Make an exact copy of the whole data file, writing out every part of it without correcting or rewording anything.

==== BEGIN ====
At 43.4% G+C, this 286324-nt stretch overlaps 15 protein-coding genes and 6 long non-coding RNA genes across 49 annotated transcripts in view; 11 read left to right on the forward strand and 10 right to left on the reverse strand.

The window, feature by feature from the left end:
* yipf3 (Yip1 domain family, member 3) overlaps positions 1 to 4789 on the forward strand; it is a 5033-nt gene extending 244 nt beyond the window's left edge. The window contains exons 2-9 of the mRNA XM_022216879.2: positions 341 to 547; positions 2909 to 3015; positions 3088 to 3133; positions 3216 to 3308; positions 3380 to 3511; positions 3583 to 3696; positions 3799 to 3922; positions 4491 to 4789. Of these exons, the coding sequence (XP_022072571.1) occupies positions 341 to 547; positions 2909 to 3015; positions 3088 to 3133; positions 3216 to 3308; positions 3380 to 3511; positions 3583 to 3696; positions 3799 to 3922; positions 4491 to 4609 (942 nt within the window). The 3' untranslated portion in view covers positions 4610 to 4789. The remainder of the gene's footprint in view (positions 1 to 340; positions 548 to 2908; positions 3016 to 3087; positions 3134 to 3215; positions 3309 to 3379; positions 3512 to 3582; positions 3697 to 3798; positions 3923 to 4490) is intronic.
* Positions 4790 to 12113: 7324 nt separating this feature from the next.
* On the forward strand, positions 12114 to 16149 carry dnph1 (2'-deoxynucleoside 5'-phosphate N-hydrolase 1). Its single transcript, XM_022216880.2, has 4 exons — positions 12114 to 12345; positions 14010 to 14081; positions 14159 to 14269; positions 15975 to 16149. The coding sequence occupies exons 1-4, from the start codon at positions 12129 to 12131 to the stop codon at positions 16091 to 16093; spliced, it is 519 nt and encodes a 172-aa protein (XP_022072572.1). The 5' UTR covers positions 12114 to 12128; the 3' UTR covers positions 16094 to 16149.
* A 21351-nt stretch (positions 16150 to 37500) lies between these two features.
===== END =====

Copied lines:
At 43.4% G+C, this 286324-nt stretch overlaps 15 protein-coding genes and 6 long non-coding RNA genes across 49 annotated transcripts in view; 11 read left to right on the forward strand and 10 right to left on the reverse strand.

The window, feature by feature from the left end:
* yipf3 (Yip1 domain family, member 3) overlaps positions 1 to 4789 on the forward strand; it is a 5033-nt gene extending 244 nt beyond the window's left edge. The window contains exons 2-9 of the mRNA XM_022216879.2: positions 341 to 547; positions 2909 to 3015; positions 3088 to 3133; positions 3216 to 3308; positions 3380 to 3511; positions 3583 to 3696; positions 3799 to 3922; positions 4491 to 4789. Of these exons, the coding sequence (XP_022072571.1) occupies positions 341 to 547; positions 2909 to 3015; positions 3088 to 3133; positions 3216 to 3308; positions 3380 to 3511; positions 3583 to 3696; positions 3799 to 3922; positions 4491 to 4609 (942 nt within the window). The 3' untranslated portion in view covers positions 4610 to 4789. The remainder of the gene's footprint in view (positions 1 to 340; positions 548 to 2908; positions 3016 to 3087; positions 3134 to 3215; positions 3309 to 3379; positions 3512 to 3582; positions 3697 to 3798; positions 3923 to 4490) is intronic.
* Positions 4790 to 12113: 7324 nt separating this feature from the next.
* On the forward strand, positions 12114 to 16149 carry dnph1 (2'-deoxynucleoside 5'-phosphate N-hydrolase 1). Its single transcript, XM_022216880.2, has 4 exons — positions 12114 to 12345; positions 14010 to 14081; positions 14159 to 14269; positions 15975 to 16149. The coding sequence occupies exons 1-4, from the start codon at positions 12129 to 12131 to the stop codon at positions 16091 to 16093; spliced, it is 519 nt and encodes a 172-aa protein (XP_022072572.1). The 5' UTR covers positions 12114 to 12128; the 3' UTR covers positions 16094 to 16149.
* A 21351-nt stretch (positions 16150 to 37500) lies between these two features.